Many substance abuse counselors run cash-only practices.
One of the most important aspects of recovery — finding an affordable, safe place to live with people supportive of a sober environment — is often the most difficult to access.
Marcus York, also of Gainesville, entered substance use disorder treatment through the court, which mandated him to a month-long rehabilitation program out of state.
“I got caught up in a distribution charge, and they sent me to rehab in Greenville, S.C.,” York said. “It was a real eye opener.”
‘Put the work in’
When Edward Westmoreland reached out for help in 2019, the intake counselor at the Cobb County Crisis Stabilization Unit told him the facility does not detox people from cocaine or methamphetamine.
He had been grieving his mother, who died in 2015, by misusing cocaine and methamphetamine. After he got addicted, he and his partner continued to struggle with substance misuse.
Then he became a father. And his partner disappeared.
He knew he wanted sobriety and felt he was the only hope for his children, so he pleaded his case and begged for crisis intervention.
“She said, ‘I could keep you for three days.’ But they kept me for a week,” Westmoreland said.
During that week, staff at the crisis center connected Westmoreland to additional rehabilitation programs in the county, such as the Men’s Extension in Marietta.
“When I called, [a counselor] told me to give him a little story about what’s going on with me,” Westmoreland said. “I told him I was dealing with Georgia Division of Family & Children Services (DFCS), trying to get my kids.”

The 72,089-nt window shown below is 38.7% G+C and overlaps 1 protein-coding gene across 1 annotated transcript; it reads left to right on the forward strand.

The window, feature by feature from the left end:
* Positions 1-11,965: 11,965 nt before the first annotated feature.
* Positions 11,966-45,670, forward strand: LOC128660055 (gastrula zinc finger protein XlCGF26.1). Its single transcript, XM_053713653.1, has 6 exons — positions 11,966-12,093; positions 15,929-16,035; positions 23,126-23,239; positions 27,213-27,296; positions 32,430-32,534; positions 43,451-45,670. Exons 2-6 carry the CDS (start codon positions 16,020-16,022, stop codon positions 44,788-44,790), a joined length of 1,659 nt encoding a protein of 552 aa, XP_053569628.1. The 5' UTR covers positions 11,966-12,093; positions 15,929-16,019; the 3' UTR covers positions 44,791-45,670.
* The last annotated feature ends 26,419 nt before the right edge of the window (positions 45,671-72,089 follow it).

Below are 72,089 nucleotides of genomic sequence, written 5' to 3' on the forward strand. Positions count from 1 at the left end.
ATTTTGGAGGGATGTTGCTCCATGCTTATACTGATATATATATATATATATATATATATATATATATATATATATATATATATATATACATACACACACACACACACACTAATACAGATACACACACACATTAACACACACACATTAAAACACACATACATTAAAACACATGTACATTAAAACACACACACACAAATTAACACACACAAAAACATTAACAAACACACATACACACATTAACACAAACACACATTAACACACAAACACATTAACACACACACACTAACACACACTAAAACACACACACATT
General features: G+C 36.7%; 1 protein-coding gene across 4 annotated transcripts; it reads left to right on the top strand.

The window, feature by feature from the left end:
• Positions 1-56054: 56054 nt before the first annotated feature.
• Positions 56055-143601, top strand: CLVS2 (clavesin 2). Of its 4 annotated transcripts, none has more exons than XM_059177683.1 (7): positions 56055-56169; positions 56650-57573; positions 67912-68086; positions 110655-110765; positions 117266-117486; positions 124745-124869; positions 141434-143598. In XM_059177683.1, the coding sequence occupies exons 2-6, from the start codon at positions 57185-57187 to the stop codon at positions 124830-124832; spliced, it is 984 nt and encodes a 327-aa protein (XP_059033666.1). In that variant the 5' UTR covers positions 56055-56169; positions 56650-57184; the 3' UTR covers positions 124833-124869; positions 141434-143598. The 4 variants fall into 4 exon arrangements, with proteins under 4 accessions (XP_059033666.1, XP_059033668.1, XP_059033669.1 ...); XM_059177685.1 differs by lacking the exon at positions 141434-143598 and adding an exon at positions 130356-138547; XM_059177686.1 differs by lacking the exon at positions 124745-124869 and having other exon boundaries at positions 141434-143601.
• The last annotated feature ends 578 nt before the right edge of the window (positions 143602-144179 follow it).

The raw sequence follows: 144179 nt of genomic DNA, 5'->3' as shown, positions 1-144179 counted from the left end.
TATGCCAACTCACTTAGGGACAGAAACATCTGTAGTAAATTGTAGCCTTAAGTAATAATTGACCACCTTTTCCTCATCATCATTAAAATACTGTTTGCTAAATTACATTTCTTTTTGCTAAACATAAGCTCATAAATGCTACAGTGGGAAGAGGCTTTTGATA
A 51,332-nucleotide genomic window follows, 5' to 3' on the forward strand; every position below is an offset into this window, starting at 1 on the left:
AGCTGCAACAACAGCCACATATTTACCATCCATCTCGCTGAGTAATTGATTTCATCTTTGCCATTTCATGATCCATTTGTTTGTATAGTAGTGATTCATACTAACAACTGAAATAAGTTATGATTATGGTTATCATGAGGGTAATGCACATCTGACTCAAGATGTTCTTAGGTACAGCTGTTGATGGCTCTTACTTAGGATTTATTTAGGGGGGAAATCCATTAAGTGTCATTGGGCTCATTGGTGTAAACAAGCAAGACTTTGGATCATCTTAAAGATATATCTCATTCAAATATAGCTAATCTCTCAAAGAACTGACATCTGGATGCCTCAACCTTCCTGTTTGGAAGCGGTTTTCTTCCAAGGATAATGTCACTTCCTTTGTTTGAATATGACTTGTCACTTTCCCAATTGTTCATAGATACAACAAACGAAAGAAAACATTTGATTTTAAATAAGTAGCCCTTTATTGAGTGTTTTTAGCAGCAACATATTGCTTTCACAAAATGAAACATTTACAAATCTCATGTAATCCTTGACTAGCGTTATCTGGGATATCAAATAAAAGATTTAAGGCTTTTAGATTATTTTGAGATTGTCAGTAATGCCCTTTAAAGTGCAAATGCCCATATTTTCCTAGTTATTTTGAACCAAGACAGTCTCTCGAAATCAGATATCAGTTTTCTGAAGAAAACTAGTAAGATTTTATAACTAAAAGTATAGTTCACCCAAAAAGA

The counselor on the phone told Westmoreland they had room for him.
“[The counselor] said, ‘Once you leave there, come straight to the Extension; we got you a bed,’” Westmoreland said. “I went straight there.”
Westmoreland experienced several relapses over the past five years and had only recently stopped misusing drugs when he attended the Addiction Recovery and Awareness Day Jan. 18 at the Georgia Freight Depot, but he’s determined to stay a sober, productive, and present father.
He doesn’t blame outside factors for his relapses; recovery is a journey, he said.
“[Access to] housing and treatment works, but to me, personally, going to treatment is getting you out the area that you was in and that that helps a lot,” Westmoreland said. “But it’s really the individual person who has to put the work in order to stay clean.”
Georgia’s commitment to behavioral health
A bed study completed last year shows Georgia will need eight additional crisis centers in the next decade, Department of Behavioral Health and Developmental Disabilities Commissioner Kevin Tanner said.
The FY 2025 budget before the state legislature includes $6,599,785 to complete operational funding for three behavioral health crisis centers already in development Fulton, Dublin and Augusta, Tanner said.
The newest BHCC in Fulton County is expected to open in June. When they’re completed, the centers will also be able to accept patients through the state’s 988 suicide prevention and crisis hotline network.
Additionally, $9,481,532 would help fund a new BHCC in Region 1, which includes 31 counties in North Georgia.
When asked why funding more crisis facilities for behavioral health is a priority for the department, Tanner said he was reminded of a woman whose recovery started with a stay in a crisis facility.
“Because of the services that were provided, she’s now working full time as a forensic peer mentor in one of our programs in Lowndes County,” Tanner said. “It’s just a miraculous story of someone who was homeless, who was in crisis, who’s now living a very productive life of recovery.
He said her story and the stories of the 1,100 attendees of Addiction Recovery and Awareness Day show that recovery is real in Georgia.
“It can all start there in that crisis center,” Tanner said.
This story comes to the Augusta-Richmond Herald through a reporting partnership with GPB News, a non-profit newsroom covering the state of Georgia.